Prime Minister Marin hails Russian oil ban as ‘an important step’

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The ban applies to all Russian crude oil and other refined oils transported by sea, but does not affect oil imports by pipeline, at least for now, following opposition from the Hungary.

The decision to partially ban oil imports is part of a sixth EU sanctions package against Russia. Image: Paul Martens/EPA

Prime Minister Sanna Marin (SDP) welcomed the agreement reached by EU leaders in Brussels on Monday to block more than two-thirds of Russian oil imports entering the Union.

“We have reached a compromise and we remain united on an issue that has been difficult to negotiate,” Marin said.

The ban applies to all Russian crude oil and other refined oils transported by sea, but does not affect oil imports by pipeline, at least for now, following opposition from the Hungary.

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However, Marin further noted that up to 90% of Russian oil could be banned from entering the EU by the end of this year when Germany and Poland plan to stop imports.

“This is a significant step forward in terms of sanctions,” she added.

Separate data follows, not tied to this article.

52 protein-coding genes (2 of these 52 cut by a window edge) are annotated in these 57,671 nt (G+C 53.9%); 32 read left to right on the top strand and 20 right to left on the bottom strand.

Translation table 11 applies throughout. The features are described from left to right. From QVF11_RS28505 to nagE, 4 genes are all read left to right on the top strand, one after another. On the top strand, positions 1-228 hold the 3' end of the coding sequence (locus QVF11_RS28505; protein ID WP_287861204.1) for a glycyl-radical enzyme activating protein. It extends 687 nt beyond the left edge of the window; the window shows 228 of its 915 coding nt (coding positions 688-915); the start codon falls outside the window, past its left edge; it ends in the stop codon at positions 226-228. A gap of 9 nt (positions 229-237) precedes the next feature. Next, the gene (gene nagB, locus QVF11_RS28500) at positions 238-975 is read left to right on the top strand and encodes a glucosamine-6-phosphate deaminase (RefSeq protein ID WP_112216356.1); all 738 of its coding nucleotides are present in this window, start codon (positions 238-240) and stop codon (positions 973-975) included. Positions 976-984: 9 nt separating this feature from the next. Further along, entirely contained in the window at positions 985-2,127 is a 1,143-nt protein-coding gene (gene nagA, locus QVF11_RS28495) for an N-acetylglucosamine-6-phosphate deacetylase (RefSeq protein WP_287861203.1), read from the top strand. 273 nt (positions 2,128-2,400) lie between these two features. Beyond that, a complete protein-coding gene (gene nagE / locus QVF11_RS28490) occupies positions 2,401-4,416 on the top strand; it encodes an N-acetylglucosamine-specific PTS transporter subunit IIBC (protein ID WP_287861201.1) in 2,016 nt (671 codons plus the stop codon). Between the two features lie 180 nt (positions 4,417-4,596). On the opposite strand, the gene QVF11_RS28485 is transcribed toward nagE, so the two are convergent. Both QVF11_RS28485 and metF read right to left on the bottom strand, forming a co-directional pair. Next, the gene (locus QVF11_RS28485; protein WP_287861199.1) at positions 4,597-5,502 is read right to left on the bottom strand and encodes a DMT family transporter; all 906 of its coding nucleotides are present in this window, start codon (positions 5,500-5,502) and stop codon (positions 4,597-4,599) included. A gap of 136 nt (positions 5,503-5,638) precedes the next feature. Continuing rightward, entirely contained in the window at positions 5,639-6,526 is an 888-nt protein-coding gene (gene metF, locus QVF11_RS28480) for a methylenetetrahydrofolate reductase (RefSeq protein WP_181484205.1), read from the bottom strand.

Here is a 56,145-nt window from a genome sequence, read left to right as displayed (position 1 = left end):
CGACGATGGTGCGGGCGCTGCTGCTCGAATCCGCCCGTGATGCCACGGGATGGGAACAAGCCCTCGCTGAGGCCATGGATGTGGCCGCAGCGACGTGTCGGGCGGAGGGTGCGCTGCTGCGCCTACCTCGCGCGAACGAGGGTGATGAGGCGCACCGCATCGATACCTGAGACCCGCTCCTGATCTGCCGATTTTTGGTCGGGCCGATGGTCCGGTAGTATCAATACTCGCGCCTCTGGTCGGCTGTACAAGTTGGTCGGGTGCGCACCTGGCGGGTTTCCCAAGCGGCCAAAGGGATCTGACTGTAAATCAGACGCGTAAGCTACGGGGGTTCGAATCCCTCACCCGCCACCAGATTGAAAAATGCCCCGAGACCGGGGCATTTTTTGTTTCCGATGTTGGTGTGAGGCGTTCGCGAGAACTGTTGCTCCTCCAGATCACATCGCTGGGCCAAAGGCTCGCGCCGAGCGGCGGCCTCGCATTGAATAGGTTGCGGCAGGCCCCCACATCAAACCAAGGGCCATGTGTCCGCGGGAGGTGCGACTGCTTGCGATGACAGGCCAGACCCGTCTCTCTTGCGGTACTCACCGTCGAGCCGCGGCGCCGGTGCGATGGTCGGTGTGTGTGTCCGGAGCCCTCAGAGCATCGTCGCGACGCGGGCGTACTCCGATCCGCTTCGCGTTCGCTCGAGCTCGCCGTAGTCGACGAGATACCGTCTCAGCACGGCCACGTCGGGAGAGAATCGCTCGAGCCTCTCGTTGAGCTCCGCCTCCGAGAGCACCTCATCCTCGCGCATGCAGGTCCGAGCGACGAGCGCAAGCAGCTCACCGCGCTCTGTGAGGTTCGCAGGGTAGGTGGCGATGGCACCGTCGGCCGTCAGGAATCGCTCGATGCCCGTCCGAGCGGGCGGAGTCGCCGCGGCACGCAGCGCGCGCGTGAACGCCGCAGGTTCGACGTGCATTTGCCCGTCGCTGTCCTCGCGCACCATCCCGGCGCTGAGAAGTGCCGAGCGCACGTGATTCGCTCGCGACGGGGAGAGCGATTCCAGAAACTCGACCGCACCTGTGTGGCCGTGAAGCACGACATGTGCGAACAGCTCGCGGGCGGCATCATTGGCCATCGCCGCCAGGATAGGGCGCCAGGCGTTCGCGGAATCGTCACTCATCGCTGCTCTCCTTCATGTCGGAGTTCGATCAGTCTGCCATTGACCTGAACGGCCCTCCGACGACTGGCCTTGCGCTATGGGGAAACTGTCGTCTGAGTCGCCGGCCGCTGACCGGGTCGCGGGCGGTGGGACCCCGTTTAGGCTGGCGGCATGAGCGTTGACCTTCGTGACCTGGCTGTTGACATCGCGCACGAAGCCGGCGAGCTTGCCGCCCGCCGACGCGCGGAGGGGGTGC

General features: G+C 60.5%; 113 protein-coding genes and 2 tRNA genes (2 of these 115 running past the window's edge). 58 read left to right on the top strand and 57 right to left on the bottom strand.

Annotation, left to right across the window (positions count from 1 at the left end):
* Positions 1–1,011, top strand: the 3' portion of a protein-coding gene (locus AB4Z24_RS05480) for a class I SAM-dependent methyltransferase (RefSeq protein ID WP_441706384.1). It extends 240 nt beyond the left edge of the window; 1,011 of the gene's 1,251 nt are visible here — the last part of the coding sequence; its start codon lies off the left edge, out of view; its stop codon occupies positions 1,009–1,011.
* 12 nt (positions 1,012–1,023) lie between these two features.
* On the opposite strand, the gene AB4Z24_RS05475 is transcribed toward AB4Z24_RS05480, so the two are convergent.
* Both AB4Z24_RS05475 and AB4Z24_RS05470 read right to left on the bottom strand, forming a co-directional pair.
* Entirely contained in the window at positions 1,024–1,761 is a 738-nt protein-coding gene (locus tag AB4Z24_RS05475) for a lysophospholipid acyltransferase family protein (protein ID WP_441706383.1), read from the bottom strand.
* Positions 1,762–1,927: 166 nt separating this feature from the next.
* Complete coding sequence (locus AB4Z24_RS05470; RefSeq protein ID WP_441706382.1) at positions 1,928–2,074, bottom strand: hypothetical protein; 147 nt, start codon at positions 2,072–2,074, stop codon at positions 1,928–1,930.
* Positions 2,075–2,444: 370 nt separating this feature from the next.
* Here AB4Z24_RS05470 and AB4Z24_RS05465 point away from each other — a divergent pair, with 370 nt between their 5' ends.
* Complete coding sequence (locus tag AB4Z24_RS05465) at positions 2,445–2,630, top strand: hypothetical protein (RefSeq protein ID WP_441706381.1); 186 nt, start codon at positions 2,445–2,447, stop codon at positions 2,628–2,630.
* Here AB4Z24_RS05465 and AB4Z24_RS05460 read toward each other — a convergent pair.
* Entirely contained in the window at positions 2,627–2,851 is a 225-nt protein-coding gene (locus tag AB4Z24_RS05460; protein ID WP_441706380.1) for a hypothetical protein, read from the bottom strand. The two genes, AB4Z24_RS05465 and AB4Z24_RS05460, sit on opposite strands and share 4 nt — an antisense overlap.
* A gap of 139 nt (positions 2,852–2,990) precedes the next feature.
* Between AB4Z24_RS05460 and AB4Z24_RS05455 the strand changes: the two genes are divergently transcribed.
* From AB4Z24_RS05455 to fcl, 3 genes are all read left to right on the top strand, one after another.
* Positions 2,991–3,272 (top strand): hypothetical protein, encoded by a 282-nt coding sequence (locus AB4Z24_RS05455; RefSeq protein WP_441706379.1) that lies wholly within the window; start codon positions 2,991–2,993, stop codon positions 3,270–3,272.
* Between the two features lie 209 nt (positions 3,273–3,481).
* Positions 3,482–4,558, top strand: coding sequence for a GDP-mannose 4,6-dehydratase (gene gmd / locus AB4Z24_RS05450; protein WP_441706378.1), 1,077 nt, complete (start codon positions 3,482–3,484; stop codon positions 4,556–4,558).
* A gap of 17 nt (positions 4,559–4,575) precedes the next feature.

Hungary needs more time

Hungary, which depends on the Russian pipeline, was concerned about the impact of the sanctions on the country’s security of supply, the Hungarian Prime Minister Victor Orban to push for the importation of oil by pipeline to be allowed even if other sanctions were imposed.

EU leaders remained tight-lipped after the meeting on the length of the transition periods promised to Hungary and other countries like Slovakia and the Czech Republic, but the President of the European Commission Ursula von der Leyen said it was important for EU member states to have time to break away from Russian oil.

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She noted however that the exemption is not a permanent solution.

“We’ll get back to it one way or another,” Von der Leyen said.

Sixth EU sanctions package

The decision to partially ban the import of oil is part of a sixth round of EU sanctions against Russia and took weeks of political wrangling to reach an agreement.

Besides oil, the sixth sanctions package will also hit Russian banks, state media companies and individuals convicted of war crimes. Russia’s biggest bank, Sberbank, will also be cut off from the SWIFT payment system.

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The European Council, which represents EU member states, has not yet taken a formal decision on adopting new sanctions, but a final decision could be taken as early as Wednesday.

“Some technical details are still being worked out, but a huge deal has now been reached that will mean the oil will be covered by the import ban,” Marin told Yle.

EU leaders have also backed a €9 billion emergency financial aid package for Ukraine, which Marin said consists mainly of grants.

The European Council meeting is expected to continue on Tuesday, during which EU leaders are expected to discuss the food crisis caused by the war in Ukraine as well as the EU security situation.

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